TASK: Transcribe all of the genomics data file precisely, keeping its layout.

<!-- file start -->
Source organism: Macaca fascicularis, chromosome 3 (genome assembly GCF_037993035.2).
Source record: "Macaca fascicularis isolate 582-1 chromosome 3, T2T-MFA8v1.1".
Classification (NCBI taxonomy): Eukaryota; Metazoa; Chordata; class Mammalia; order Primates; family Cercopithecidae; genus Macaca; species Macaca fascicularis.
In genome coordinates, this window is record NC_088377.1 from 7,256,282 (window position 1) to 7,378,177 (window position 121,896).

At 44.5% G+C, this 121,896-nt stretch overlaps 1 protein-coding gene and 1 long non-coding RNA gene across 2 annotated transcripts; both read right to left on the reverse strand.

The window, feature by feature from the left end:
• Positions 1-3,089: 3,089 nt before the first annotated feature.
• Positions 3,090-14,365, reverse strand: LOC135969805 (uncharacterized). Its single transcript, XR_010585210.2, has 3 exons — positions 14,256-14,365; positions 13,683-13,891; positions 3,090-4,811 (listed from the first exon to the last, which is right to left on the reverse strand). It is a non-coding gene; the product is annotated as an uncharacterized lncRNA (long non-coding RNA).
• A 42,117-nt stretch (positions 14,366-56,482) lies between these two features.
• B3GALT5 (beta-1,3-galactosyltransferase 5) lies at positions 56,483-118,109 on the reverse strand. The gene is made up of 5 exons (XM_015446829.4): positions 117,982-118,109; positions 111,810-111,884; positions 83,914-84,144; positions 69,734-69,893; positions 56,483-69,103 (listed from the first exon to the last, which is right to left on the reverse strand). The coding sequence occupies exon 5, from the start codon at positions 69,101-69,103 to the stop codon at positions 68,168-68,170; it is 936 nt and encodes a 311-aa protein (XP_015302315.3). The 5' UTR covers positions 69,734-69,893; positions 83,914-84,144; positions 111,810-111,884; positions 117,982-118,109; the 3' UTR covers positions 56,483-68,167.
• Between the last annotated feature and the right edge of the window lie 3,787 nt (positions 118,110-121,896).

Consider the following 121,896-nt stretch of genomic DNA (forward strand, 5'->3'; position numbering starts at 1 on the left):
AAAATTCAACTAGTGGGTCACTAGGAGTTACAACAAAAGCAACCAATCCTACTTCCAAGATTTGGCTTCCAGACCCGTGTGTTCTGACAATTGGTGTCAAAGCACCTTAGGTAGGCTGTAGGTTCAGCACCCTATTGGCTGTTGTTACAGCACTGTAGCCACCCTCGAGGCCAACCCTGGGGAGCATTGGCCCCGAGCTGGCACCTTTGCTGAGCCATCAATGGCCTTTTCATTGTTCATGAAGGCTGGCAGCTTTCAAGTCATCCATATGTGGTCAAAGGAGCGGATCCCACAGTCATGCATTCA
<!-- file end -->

Source organism: Macaca fascicularis, chromosome 3 (genome assembly GCF_037993035.2).
Source record: "Macaca fascicularis isolate 582-1 chromosome 3, T2T-MFA8v1.1".
Classification (NCBI taxonomy): Eukaryota; Metazoa; Chordata; class Mammalia; order Primates; family Cercopithecidae; genus Macaca; species Macaca fascicularis.
In genome coordinates, this window is record NC_088377.1 from 7,256,282 (window position 1) to 7,378,177 (window position 121,896).

At 44.5% G+C, this 121,896-nt stretch overlaps 1 protein-coding gene and 1 long non-coding RNA gene across 2 annotated transcripts; both read right to left on the reverse strand.

The window, feature by feature from the left end:
• Positions 1-3,089: 3,089 nt before the first annotated feature.
• Positions 3,090-14,365, reverse strand: LOC135969805 (uncharacterized). Its single transcript, XR_010585210.2, has 3 exons — positions 14,256-14,365; positions 13,683-13,891; positions 3,090-4,811 (listed from the first exon to the last, which is right to left on the reverse strand). It is a non-coding gene; the product is annotated as an uncharacterized lncRNA (long non-coding RNA).
• A 42,117-nt stretch (positions 14,366-56,482) lies between these two features.
• B3GALT5 (beta-1,3-galactosyltransferase 5) lies at positions 56,483-118,109 on the reverse strand. The gene is made up of 5 exons (XM_015446829.4): positions 117,982-118,109; positions 111,810-111,884; positions 83,914-84,144; positions 69,734-69,893; positions 56,483-69,103 (listed from the first exon to the last, which is right to left on the reverse strand). The coding sequence occupies exon 5, from the start codon at positions 69,101-69,103 to the stop codon at positions 68,168-68,170; it is 936 nt and encodes a 311-aa protein (XP_015302315.3). The 5' UTR covers positions 69,734-69,893; positions 83,914-84,144; positions 111,810-111,884; positions 117,982-118,109; the 3' UTR covers positions 56,483-68,167.
• Between the last annotated feature and the right edge of the window lie 3,787 nt (positions 118,110-121,896).

Consider the following 121,896-nt stretch of genomic DNA (forward strand, 5'->3'; position numbering starts at 1 on the left):
AAAATTCAACTAGTGGGTCACTAGGAGTTACAACAAAAGCAACCAATCCTACTTCCAAGATTTGGCTTCCAGACCCGTGTGTTCTGACAATTGGTGTCAAAGCACCTTAGGTAGGCTGTAGGTTCAGCACCCTATTGGCTGTTGTTACAGCACTGTAGCCACCCTCGAGGCCAACCCTGGGGAGCATTGGCCCCGAGCTGGCACCTTTGCTGAGCCATCAATGGCCTTTTCATTGTTCATGAAGGCTGGCAGCTTTCAAGTCATCCATATGTGGTCAAAGGAGCGGATCCCACAGTCATGCATTCA